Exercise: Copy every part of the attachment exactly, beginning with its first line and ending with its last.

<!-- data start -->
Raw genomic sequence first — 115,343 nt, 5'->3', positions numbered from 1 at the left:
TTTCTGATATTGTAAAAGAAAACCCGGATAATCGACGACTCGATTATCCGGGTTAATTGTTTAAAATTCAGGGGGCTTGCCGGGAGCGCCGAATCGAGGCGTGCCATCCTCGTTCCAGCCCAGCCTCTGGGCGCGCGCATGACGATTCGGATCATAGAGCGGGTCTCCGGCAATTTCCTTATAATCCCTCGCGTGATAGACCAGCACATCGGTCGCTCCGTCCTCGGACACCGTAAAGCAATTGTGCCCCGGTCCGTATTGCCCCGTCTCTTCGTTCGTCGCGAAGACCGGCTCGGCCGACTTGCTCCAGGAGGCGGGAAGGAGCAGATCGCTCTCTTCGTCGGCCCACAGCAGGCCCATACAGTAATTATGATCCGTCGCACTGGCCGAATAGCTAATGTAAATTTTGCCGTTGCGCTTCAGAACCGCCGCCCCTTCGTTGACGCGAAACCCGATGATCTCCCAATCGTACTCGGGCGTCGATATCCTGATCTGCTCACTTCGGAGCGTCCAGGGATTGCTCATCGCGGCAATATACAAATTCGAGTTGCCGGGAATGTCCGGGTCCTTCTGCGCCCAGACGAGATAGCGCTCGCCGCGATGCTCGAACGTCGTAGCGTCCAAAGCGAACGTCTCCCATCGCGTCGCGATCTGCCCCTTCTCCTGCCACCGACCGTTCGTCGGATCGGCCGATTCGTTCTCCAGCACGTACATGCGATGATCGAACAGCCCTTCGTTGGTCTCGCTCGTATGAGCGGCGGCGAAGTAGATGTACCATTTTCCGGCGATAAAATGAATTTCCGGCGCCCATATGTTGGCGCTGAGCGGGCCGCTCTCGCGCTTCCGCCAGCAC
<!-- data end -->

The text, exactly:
Raw genomic sequence first — 115,343 nt, 5'->3', positions numbered from 1 at the left:
TTTCTGATATTGTAAAAGAAAACCCGGATAATCGACGACTCGATTATCCGGGTTAATTGTTTAAAATTCAGGGGGCTTGCCGGGAGCGCCGAATCGAGGCGTGCCATCCTCGTTCCAGCCCAGCCTCTGGGCGCGCGCATGACGATTCGGATCATAGAGCGGGTCTCCGGCAATTTCCTTATAATCCCTCGCGTGATAGACCAGCACATCGGTCGCTCCGTCCTCGGACACCGTAAAGCAATTGTGCCCCGGTCCGTATTGCCCCGTCTCTTCGTTCGTCGCGAAGACCGGCTCGGCCGACTTGCTCCAGGAGGCGGGAAGGAGCAGATCGCTCTCTTCGTCGGCCCACAGCAGGCCCATACAGTAATTATGATCCGTCGCACTGGCCGAATAGCTAATGTAAATTTTGCCGTTGCGCTTCAGAACCGCCGCCCCTTCGTTGACGCGAAACCCGATGATCTCCCAATCGTACTCGGGCGTCGATATCCTGATCTGCTCACTTCGGAGCGTCCAGGGATTGCTCATCGCGGCAATATACAAATTCGAGTTGCCGGGAATGTCCGGGTCCTTCTGCGCCCAGACGAGATAGCGCTCGCCGCGATGCTCGAACGTCGTAGCGTCCAAAGCGAACGTCTCCCATCGCGTCGCGATCTGCCCCTTCTCCTGCCACCGACCGTTCGTCGGATCGGCCGATTCGTTCTCCAGCACGTACATGCGATGATCGAACAGCCCTTCGTTGGTCTCGCTCGTATGAGCGGCGGCGAAGTAGATGTACCATTTTCCGGCGATAAAATGAATTTCCGGCGCCCATATGTTGGCGCTGAGCGGGCCGCTCTCGCGCTTCCGCCAGCAC